Mount Le Conte lies in the Appalachian Blue Ridge geologic and physiographic province. It is made up of Late Proterozoic rocks; mostly metamorphosed sandstone, siltstone, shale, and conglomerate formed over 800–450 million years ago. Millions of years of weathering has caused significant erosion, giving the mountains in the region, including Le Conte, a distinctive, gentle sloping feature. A dense stand of Southern Appalachian spruce-fir forest, a remnant of the last Ice Age, coats the mountain's peaks and upper slopes.
Mount Le Conte has a climate similar to that of Southern Canada, giving it cool summers, and cold snowy winters. Snowfall averages 39.43 inches near the base to 71.82 inches on the highest peak. The climate is much cooler and somewhat wetter than the lower elevations. The lowest temperature was -32 on January 13, 1986. It was believed to reach 85 degrees on July 25, 2010, however that reading was in the sun and was not accurate, it only reached 76 degrees that day.
Climate data for Mount LeConte Month Jan Feb Mar Apr May Jun Jul Aug Sep Oct Nov Dec Year Record high °F (°C) 52
Average high °F (°C) 32
Average low °F (°C) 17
Record low °F (°C) −32
Precipitation inches (mm) 6.83
Source: Climate-Charts (United States)
Mount Le Conte is notable for having the highest inn providing lodging for visitors in the Eastern United States. The LeConte Lodge is a small resort, established in 1925, located on the top of the mountain. First, it was a tent, then a single cabin, and now it is a series of small personal log cabins and a central lodge/dining hall situated along the top of a mountain. It can accommodate about 50 guests a night, and is generally open from March–November. There is no transportation to the lodge and all guests must hike in on one of the five trails that access the mountain. Due to this lack of access, supplies must be brought in via helicopter and llama pack trains. The climate at the lodge is similar to that found in southern Canada, with cool summers (no temperature above 80°F (29 degrees C) has ever been recorded at the lodge) and cold, snowy winters. Currently, the lodge is maintained under a lease with the National Park Service. The lodge is quite popular, with prospective guests sometimes having to book reservations over a year in advance.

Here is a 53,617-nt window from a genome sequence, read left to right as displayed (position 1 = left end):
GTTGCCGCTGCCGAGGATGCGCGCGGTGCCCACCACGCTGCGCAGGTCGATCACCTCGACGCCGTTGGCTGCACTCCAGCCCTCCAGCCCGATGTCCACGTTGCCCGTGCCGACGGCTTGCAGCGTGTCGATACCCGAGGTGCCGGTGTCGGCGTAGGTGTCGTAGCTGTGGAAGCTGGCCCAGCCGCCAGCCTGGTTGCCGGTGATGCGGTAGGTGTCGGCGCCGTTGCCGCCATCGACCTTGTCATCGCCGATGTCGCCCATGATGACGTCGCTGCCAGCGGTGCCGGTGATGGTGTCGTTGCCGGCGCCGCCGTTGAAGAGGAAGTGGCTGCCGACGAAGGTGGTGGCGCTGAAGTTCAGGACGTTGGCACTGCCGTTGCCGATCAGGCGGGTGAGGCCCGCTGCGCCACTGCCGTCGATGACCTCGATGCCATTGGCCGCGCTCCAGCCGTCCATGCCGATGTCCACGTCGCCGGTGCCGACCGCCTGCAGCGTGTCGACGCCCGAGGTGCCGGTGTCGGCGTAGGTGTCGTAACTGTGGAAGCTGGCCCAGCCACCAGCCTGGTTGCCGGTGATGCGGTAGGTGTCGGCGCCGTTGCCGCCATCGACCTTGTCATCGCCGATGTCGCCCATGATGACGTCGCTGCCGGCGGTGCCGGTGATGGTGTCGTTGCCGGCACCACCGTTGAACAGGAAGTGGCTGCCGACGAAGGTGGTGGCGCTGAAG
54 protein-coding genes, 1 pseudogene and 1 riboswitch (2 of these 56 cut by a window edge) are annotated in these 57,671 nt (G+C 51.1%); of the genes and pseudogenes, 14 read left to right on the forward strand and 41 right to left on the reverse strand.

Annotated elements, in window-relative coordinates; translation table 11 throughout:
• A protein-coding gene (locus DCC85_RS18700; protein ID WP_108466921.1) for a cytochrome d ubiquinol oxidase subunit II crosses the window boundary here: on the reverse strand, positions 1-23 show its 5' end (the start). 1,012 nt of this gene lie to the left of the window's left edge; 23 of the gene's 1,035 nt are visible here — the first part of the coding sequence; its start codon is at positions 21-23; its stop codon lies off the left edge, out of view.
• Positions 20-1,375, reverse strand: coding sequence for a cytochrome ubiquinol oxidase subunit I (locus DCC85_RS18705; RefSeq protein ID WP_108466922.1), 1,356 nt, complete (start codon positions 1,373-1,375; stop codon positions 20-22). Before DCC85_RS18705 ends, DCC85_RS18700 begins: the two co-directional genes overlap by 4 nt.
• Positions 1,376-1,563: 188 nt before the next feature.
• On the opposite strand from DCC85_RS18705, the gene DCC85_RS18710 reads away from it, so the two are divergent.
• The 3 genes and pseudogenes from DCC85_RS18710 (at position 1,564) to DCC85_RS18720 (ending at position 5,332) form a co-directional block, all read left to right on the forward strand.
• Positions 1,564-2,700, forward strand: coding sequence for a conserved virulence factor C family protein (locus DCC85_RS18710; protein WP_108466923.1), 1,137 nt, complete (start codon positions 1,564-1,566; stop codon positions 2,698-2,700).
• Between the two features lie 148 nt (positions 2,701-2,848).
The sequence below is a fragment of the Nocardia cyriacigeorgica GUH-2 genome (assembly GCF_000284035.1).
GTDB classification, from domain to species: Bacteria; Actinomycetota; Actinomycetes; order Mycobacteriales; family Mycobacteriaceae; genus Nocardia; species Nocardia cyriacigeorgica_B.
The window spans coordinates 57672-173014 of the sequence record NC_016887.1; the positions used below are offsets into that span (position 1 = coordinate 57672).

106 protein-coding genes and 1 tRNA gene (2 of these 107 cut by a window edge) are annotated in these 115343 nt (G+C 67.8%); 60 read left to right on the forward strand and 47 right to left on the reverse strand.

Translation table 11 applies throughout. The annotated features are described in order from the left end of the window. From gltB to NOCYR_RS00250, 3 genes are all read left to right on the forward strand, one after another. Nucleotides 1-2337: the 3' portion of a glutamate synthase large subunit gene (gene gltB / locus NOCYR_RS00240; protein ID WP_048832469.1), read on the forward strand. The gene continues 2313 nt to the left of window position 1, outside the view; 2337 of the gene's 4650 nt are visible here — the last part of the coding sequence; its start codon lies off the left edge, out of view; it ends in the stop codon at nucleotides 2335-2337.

Le Conte's location in the Great Smoky Mountains National Park has spurred the creation of five trails that lead to the LeConte Lodge, with spur trails to each of the individual peaks. In addition to the scenic overlooks and peaceful woodlands endemic to each path, every trail offers its own unique attractions along the way to the summit. They are listed with their distances one-way as follows